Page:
Many women believe that, because they earn less than their husband, they will be automatically eligible for California spousal support after their divorce. However, this isn’t true. Spousal support is not mandatory. There are a number of factors that determine whether spousal support is awarded in a California divorce. In some cases, spousal support is denied.
Before a judge orders or denies California spousal support, he must carefully consider the following:
- Do you have marketable skills? How much time and expense will it take for you to obtain the education or training needed to develop or improve those skills?
- Did you give up a career to raise the children or take care of the home? How do those periods of unemployment affect your career prospects?
- Did you contribute to your spouse’s education, training, career, or business?
- Is your spouse financially able to pay spousal support?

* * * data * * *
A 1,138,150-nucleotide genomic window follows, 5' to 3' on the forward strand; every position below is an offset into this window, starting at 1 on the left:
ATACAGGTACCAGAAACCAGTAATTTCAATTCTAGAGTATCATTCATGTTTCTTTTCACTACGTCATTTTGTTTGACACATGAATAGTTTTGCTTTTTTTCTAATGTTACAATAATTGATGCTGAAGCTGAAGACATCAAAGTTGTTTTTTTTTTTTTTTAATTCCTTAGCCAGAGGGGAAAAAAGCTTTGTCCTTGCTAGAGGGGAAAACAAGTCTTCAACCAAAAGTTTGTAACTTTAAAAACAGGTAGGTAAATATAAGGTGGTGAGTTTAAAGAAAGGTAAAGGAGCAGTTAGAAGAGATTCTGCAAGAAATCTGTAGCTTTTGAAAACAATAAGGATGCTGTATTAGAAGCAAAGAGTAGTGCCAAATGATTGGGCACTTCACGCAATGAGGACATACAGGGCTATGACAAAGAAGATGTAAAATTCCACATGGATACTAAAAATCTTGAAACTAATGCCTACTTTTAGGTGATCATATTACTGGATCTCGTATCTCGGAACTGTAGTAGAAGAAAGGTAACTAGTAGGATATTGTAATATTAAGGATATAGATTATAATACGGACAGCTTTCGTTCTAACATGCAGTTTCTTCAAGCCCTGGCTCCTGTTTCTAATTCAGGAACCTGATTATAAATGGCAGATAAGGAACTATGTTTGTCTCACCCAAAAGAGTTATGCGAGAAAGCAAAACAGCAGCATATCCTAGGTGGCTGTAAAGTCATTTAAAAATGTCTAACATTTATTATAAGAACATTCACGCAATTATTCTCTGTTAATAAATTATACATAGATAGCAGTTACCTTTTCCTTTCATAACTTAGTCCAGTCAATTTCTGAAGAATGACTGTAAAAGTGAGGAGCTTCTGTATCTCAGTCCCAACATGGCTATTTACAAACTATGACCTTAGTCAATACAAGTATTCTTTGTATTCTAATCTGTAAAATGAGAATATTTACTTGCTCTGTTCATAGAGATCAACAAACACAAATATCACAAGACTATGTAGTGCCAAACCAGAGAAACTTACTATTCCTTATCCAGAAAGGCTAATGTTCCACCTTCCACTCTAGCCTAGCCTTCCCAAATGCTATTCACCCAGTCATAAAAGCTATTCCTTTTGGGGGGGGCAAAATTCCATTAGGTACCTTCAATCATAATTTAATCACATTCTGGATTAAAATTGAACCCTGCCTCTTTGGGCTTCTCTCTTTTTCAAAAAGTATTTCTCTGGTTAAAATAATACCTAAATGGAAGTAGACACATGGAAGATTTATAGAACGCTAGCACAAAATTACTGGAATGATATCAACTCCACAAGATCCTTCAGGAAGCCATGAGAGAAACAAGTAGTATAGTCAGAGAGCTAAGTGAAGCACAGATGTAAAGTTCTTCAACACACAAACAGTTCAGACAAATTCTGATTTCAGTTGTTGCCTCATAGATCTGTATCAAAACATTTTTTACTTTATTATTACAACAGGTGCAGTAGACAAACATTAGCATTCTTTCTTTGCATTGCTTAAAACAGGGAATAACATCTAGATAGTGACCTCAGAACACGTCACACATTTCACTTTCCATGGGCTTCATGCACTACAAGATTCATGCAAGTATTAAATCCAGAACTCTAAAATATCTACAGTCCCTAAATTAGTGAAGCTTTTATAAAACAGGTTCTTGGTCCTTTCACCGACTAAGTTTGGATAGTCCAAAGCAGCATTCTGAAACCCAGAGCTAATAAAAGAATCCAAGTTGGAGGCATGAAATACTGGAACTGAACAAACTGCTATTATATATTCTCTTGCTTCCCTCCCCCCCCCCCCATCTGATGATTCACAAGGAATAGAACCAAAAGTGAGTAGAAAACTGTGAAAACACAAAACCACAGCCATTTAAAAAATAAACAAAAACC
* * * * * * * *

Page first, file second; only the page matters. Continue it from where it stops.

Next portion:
- What are your needs based on the standard of living enjoyed during the marriage? What are your spouse’s needs?
- What are your financial obligations? What obligations does your spouse have? What assets are available to each of you?
- How long did the marriage last?
- Are you able to work without affecting the best interests of your children?
- What is your age? Do you have any health issues or disabilities that affect your ability to work?
- Is there any documented history of domestic violence? Has your spouse been criminally convicted?
- What are the immediate and specific tax consequences of spousal support to each party?
- Will denying or awarding spousal support cause a hardship to either party? Can there be a balance of hardship?
- Can you become self-supporting in a reasonable period of time?
- Are there any other “just and equitable” factors?
The goal of California spousal support is for you to become self-supporting. If you are already able to provide for your own needs, the court will see little reason to award spousal support. However, if you have not been working and are unable to support yourself with your current skills, you may be awarded spousal support if you can show that it will help you become self-supporting. Talk to your San Francisco divorce attorney; your lawyer can help you determine how much support you need and develop a plan for independence. To schedule an appointment with a San Francisco spousal support attorney, contact The Law Offices of Paul H. Nathan at 415-341-1144.